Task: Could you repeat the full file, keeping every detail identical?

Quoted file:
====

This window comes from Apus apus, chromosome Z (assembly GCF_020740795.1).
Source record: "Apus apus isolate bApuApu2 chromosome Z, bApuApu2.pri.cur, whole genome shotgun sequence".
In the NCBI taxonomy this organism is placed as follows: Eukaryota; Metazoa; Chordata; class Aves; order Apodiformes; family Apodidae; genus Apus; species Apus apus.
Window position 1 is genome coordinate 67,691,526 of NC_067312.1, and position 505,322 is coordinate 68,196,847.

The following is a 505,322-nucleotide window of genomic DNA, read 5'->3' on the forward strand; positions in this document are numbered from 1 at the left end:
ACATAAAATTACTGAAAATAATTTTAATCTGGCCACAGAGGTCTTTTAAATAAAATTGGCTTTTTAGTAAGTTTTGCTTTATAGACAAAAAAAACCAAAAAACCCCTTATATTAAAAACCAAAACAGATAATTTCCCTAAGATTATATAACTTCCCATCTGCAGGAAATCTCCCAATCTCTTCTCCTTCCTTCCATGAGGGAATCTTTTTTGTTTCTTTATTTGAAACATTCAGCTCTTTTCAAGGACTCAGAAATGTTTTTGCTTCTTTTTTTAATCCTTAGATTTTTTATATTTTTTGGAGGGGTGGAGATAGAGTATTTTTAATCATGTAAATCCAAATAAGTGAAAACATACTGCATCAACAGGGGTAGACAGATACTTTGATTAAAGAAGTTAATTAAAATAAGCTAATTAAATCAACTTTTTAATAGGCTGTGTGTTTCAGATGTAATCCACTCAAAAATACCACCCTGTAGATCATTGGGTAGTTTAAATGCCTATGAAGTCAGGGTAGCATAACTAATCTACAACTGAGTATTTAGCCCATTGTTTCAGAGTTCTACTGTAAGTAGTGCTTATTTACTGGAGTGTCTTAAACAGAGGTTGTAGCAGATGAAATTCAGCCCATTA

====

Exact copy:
This window comes from Apus apus, chromosome Z (assembly GCF_020740795.1).
Source record: "Apus apus isolate bApuApu2 chromosome Z, bApuApu2.pri.cur, whole genome shotgun sequence".
In the NCBI taxonomy this organism is placed as follows: Eukaryota; Metazoa; Chordata; class Aves; order Apodiformes; family Apodidae; genus Apus; species Apus apus.
Window position 1 is genome coordinate 67,691,526 of NC_067312.1, and position 505,322 is coordinate 68,196,847.

The following is a 505,322-nucleotide window of genomic DNA, read 5'->3' on the forward strand; positions in this document are numbered from 1 at the left end:
ACATAAAATTACTGAAAATAATTTTAATCTGGCCACAGAGGTCTTTTAAATAAAATTGGCTTTTTAGTAAGTTTTGCTTTATAGACAAAAAAAACCAAAAAACCCCTTATATTAAAAACCAAAACAGATAATTTCCCTAAGATTATATAACTTCCCATCTGCAGGAAATCTCCCAATCTCTTCTCCTTCCTTCCATGAGGGAATCTTTTTTGTTTCTTTATTTGAAACATTCAGCTCTTTTCAAGGACTCAGAAATGTTTTTGCTTCTTTTTTTAATCCTTAGATTTTTTATATTTTTTGGAGGGGTGGAGATAGAGTATTTTTAATCATGTAAATCCAAATAAGTGAAAACATACTGCATCAACAGGGGTAGACAGATACTTTGATTAAAGAAGTTAATTAAAATAAGCTAATTAAATCAACTTTTTAATAGGCTGTGTGTTTCAGATGTAATCCACTCAAAAATACCACCCTGTAGATCATTGGGTAGTTTAAATGCCTATGAAGTCAGGGTAGCATAACTAATCTACAACTGAGTATTTAGCCCATTGTTTCAGAGTTCTACTGTAAGTAGTGCTTATTTACTGGAGTGTCTTAAACAGAGGTTGTAGCAGATGAAATTCAGCCCATTA